Noam Chomsky: ‘Republican Party has drifted off the spectrum’

Renowned scholar says GOP is more akin to ‘a radical insurgency’ with ‘no interest in democracy’ than a political party.

A year after the insurrection at the Capitol on January 6, 2021, and the success of Republican-led dismantling of voting rights by legislatures across the country, many have accused the Republican Party of imperilling democracy in the United States.

According to a recent Ipsos/NRP poll, 64 percent of Americans believe that democracy in their country is in crisis and at risk of failing. Yet political partisanship continues to rise, dominating discourse about government. While many blame former President Donald Trump for polarising the country, world-renowned scholar, author and political activist Noam Chomsky says responsibility largely lies with the GOP.

“Republicans have just become a denialist party. This precedes Trump. When President Obama was elected, Mitch McConnell, Senate leader for the Republicans and maybe the most influential person in the party, […] said straight out that the Republicans have one goal, make sure he cannot achieve anything.”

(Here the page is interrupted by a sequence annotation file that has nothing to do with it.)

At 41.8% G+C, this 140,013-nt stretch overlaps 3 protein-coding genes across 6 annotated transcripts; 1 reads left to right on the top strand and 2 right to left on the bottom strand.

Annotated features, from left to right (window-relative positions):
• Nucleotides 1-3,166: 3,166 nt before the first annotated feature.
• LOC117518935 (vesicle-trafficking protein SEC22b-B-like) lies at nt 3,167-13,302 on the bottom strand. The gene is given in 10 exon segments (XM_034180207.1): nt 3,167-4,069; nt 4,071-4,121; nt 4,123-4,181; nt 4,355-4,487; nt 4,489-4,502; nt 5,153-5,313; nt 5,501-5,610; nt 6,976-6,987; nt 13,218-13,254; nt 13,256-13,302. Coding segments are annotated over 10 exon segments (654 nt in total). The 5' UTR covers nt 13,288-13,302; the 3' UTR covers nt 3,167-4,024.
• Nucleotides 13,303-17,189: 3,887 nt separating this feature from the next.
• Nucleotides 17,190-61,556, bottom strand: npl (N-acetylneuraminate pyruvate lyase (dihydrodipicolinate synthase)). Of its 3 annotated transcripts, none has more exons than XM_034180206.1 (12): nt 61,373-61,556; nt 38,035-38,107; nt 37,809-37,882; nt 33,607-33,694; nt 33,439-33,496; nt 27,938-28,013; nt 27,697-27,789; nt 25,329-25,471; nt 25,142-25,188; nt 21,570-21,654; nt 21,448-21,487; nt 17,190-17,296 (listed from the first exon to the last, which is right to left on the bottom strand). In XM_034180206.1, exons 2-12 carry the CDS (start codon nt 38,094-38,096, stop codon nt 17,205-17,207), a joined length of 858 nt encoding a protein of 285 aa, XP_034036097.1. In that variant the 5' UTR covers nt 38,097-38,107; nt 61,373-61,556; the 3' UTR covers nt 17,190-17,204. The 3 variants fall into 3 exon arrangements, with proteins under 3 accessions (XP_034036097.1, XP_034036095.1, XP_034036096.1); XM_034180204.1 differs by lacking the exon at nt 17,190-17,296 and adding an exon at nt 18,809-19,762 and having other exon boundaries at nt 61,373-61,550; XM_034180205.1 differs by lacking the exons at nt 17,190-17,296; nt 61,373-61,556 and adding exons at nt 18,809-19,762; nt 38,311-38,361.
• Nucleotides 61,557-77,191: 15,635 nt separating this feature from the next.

“He’s doing exactly the same thing now,” Chomsky says of McConnell and Senate Republicans.

“When Joe Biden was elected, McConnell said very explicitly, our goal is to ensure that he can achieve nothing. We’ll harm the country as much as possible, and we will then blame it on the Democrats, and we’ll come back to power. That’s not a political party. That’s a radical insurgency. No interest in democracy.”

This week in an UpFront special, Marc Lamont Hill speaks with Noam Chomsky about the state of democracy in the US.